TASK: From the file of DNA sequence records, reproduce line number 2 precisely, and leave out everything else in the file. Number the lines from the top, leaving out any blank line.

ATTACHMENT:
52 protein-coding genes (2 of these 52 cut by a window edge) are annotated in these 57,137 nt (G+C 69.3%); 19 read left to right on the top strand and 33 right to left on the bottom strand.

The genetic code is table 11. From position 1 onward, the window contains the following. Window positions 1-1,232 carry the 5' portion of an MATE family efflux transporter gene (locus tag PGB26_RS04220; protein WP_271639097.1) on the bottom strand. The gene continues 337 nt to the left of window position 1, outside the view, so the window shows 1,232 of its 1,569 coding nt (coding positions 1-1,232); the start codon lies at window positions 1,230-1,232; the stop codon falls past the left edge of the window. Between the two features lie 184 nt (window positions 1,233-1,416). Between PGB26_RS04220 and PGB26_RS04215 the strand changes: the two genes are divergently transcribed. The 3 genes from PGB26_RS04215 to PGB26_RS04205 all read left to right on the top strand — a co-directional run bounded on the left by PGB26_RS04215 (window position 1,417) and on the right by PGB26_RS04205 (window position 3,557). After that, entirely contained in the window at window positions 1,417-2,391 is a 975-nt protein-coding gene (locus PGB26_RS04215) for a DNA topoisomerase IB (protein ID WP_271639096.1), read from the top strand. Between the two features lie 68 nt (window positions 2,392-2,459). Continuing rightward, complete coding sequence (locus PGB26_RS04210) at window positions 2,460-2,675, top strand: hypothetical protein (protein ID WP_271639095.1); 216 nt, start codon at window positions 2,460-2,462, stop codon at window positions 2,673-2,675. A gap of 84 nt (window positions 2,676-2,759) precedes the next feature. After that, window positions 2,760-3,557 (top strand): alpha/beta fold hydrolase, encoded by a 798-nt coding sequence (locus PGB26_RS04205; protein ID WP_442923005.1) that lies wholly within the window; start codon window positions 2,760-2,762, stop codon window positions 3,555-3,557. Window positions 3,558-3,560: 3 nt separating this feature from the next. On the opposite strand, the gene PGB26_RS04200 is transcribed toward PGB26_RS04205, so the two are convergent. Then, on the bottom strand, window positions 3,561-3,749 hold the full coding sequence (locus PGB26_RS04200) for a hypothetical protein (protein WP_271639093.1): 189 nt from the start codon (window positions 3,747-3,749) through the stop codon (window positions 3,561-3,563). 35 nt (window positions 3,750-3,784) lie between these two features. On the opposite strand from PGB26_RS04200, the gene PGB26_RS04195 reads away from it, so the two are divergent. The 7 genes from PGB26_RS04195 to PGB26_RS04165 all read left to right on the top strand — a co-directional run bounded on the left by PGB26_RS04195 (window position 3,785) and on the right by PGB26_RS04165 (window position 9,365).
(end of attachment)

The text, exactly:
The genetic code is table 11. From position 1 onward, the window contains the following. Window positions 1-1,232 carry the 5' portion of an MATE family efflux transporter gene (locus tag PGB26_RS04220; protein WP_271639097.1) on the bottom strand. The gene continues 337 nt to the left of window position 1, outside the view, so the window shows 1,232 of its 1,569 coding nt (coding positions 1-1,232); the start codon lies at window positions 1,230-1,232; the stop codon falls past the left edge of the window. Between the two features lie 184 nt (window positions 1,233-1,416). Between PGB26_RS04220 and PGB26_RS04215 the strand changes: the two genes are divergently transcribed. The 3 genes from PGB26_RS04215 to PGB26_RS04205 all read left to right on the top strand — a co-directional run bounded on the left by PGB26_RS04215 (window position 1,417) and on the right by PGB26_RS04205 (window position 3,557). After that, entirely contained in the window at window positions 1,417-2,391 is a 975-nt protein-coding gene (locus PGB26_RS04215) for a DNA topoisomerase IB (protein ID WP_271639096.1), read from the top strand. Between the two features lie 68 nt (window positions 2,392-2,459). Continuing rightward, complete coding sequence (locus PGB26_RS04210) at window positions 2,460-2,675, top strand: hypothetical protein (protein ID WP_271639095.1); 216 nt, start codon at window positions 2,460-2,462, stop codon at window positions 2,673-2,675. A gap of 84 nt (window positions 2,676-2,759) precedes the next feature. After that, window positions 2,760-3,557 (top strand): alpha/beta fold hydrolase, encoded by a 798-nt coding sequence (locus PGB26_RS04205; protein ID WP_442923005.1) that lies wholly within the window; start codon window positions 2,760-2,762, stop codon window positions 3,555-3,557. Window positions 3,558-3,560: 3 nt separating this feature from the next. On the opposite strand, the gene PGB26_RS04200 is transcribed toward PGB26_RS04205, so the two are convergent. Then, on the bottom strand, window positions 3,561-3,749 hold the full coding sequence (locus PGB26_RS04200) for a hypothetical protein (protein WP_271639093.1): 189 nt from the start codon (window positions 3,747-3,749) through the stop codon (window positions 3,561-3,563). 35 nt (window positions 3,750-3,784) lie between these two features. On the opposite strand from PGB26_RS04200, the gene PGB26_RS04195 reads away from it, so the two are divergent. The 7 genes from PGB26_RS04195 to PGB26_RS04165 all read left to right on the top strand — a co-directional run bounded on the left by PGB26_RS04195 (window position 3,785) and on the right by PGB26_RS04165 (window position 9,365).